Summary: Jesus proved himself to be master of the wind but he is much more than that.
Master of the wind
It was a dark and stormy night. The wind howled blowing the top off the breakers before they crashed back into the troughs below. The darkness was broken by momentary streaks of light as the clouds raced across the face of the full moon. Could it be? Yes it was hard to believe but there was a boat there. In the middle of this tremendous storm was a little open boat, barely afloat. Hard to believe but there it was. And if we were able to zoom in on that hardy little fishing boat we would discover that it was occupied by thirteen men twelve fighting for their lives and one sound asleep. And you’d have to ask yourself, how in the world did experienced fisherman who had fished this area all their lives get themselves into this situation?
Well the story is found in Matthew chapter eight. It had been a long day for Jesus and the disciples. Christ had just finished preaching the Sermon on the Mount, had cleansed a leper, and healed the centurion’s servant.
Peter’s mother in law had been healed and Christ had touched and healed many others. The multitudes had gathered around and evening was coming so he decided it was time to have a break and so the thirteen of them got into a boat which was probably either Peter’s or James and headed across the sea of Galilee. And then we read in Matthew 8:24 Suddenly, a fierce storm struck the lake, with waves breaking into the boat. But Jesus was sleeping.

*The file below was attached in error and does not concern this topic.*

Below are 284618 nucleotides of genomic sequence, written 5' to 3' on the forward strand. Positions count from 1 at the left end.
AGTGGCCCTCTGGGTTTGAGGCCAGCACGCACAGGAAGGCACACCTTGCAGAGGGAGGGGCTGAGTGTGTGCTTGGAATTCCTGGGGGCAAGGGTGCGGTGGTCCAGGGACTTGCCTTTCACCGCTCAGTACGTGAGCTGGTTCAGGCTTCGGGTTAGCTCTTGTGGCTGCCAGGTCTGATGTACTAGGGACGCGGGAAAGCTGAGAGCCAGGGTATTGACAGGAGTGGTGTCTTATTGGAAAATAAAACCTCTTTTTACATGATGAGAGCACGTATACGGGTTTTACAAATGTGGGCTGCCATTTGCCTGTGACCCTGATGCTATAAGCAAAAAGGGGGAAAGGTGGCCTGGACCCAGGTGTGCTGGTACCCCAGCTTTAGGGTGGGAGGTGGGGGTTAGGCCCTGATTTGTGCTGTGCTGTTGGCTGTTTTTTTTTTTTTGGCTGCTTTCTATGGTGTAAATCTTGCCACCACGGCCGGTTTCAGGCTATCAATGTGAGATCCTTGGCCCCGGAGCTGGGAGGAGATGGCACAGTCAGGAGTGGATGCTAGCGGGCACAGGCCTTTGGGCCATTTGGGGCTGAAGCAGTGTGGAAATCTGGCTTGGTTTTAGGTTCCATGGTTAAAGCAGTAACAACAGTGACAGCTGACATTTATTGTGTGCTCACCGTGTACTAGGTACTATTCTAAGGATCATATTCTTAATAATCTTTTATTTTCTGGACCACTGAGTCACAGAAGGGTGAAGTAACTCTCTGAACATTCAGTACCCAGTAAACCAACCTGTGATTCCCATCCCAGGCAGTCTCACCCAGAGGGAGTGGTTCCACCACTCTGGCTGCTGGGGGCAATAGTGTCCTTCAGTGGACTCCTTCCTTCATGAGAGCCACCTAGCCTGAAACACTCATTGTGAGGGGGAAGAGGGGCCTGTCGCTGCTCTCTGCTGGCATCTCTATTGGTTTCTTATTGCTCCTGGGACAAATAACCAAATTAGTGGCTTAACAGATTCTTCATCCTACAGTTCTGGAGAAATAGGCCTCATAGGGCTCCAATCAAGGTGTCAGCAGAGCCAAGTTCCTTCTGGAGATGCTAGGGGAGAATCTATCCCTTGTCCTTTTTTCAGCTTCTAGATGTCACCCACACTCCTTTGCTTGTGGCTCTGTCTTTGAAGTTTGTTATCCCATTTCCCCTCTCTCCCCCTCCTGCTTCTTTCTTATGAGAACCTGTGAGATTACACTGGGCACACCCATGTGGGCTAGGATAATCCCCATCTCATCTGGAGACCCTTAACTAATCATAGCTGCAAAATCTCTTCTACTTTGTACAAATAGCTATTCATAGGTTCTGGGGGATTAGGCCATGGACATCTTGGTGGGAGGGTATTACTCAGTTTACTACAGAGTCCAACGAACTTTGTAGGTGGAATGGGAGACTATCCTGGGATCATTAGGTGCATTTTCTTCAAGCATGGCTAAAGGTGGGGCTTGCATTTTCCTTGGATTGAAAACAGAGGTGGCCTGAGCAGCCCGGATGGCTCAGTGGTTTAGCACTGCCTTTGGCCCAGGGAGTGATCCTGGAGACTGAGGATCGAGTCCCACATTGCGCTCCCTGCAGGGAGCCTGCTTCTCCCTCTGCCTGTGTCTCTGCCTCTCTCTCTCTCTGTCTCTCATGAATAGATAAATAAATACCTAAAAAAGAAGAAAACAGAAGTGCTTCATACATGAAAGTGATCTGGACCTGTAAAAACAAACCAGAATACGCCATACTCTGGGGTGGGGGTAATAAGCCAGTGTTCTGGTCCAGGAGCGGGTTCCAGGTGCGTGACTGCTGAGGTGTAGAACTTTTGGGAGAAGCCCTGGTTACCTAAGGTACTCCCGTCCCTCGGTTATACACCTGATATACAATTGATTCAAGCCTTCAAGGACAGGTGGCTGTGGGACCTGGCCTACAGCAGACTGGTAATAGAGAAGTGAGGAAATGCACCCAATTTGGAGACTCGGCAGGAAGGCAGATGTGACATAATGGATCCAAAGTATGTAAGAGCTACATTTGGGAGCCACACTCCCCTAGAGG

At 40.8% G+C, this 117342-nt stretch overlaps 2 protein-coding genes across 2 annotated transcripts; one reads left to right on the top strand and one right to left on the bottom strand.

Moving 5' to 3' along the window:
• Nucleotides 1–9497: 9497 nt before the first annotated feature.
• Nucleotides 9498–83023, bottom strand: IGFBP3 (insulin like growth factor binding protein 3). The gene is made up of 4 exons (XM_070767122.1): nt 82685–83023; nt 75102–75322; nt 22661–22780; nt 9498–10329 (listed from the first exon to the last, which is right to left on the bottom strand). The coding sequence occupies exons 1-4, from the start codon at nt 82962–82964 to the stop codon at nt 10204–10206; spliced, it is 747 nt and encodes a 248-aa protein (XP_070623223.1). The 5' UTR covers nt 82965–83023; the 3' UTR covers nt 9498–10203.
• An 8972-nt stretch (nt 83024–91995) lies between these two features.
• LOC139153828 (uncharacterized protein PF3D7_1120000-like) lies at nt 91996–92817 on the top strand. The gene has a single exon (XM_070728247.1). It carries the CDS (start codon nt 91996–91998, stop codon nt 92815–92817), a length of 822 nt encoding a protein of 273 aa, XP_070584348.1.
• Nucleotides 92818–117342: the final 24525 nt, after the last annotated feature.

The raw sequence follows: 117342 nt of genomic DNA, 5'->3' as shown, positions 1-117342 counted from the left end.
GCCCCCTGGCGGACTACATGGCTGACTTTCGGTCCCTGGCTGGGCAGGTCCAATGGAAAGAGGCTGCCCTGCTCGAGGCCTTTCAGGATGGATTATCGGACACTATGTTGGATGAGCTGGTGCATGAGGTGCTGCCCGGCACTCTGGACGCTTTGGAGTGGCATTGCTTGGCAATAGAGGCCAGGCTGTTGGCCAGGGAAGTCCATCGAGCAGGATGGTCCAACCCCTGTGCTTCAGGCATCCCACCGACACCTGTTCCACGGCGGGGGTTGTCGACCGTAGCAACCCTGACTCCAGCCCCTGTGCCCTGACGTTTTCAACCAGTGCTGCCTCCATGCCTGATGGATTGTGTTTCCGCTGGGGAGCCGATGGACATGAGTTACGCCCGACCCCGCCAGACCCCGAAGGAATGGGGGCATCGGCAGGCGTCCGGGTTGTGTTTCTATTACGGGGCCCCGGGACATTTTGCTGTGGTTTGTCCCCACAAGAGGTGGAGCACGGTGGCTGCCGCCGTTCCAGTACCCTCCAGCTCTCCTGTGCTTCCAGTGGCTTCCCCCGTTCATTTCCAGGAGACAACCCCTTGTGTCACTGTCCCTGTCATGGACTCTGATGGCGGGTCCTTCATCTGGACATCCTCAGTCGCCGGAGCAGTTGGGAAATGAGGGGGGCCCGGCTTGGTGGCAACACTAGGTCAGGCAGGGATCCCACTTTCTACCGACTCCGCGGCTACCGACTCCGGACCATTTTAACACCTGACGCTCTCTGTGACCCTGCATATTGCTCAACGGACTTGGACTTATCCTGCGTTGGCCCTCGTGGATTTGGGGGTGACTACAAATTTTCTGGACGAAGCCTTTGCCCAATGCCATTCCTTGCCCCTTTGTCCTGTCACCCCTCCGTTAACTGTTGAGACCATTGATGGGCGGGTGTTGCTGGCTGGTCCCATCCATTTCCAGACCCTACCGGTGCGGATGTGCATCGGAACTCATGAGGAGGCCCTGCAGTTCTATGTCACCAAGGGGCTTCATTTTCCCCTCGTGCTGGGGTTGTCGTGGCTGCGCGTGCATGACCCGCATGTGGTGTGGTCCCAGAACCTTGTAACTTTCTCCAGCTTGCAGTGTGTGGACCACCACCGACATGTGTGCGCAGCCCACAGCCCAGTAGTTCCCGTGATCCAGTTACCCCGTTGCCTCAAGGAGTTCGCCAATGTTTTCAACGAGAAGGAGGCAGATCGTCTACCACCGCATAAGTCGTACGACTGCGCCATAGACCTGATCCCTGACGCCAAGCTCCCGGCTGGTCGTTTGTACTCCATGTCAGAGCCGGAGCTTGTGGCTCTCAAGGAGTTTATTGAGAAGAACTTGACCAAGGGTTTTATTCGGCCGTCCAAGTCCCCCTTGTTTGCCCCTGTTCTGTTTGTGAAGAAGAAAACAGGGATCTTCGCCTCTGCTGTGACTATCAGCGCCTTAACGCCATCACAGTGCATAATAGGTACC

In the Sea of Galilee it could happen just that quick, because of the funnel shape of the valley and the shallow dept of Galilee a relatively calm sea could be swept into a deadly cauldron as Matthew said “Suddenly, a fierce storm struck”. Listen to how Mark describes the scene in Mark 4:37 But soon a fierce storm came up. High waves were breaking into the boat, and it began to fill with water.
Sometimes I find myself identifying more and more with the apostles. I spent three years at sea and saw some dozy storms during that time. The smallest vessel I served on was a hundred and thirty two foot fishing boat and the largest was a six hundred and thirty foot oil tanker. And during that time there were two or three times that although I wouldn’t say I was afraid I was a mite concerned. Thirteen men in an open boat, twelve terrified and one is asleep.
Now he’s not just resting, not just dozing, not just a nap, this dude is sound asleep. Now if you’ve never tried to sleep on a boat in a storm you don’t know what you’re missing. You can pick one of two position to sleep in, either your bunk will be fore and aft that is your head will point toward the bow, that’s the pointy end. And if your bunk is like that your entire night is spent with your head pushed up against the wall and then your feet, you wake up six inches shorter then when you went to bed.
The other way you can sleep is thwart ships that is side ways and if that is the way your bunk is situated then you spend the entire night trying not to roll out on the deck. Which ever way you sleep you are like a coiled spring and you wake up in the morning with sore elbows and knees from bracing yourself. And so that is the situation that Christ was sleeping in compounded by the fact that it was an open boat and so Christ must have been wet as well as uncomfortable. And in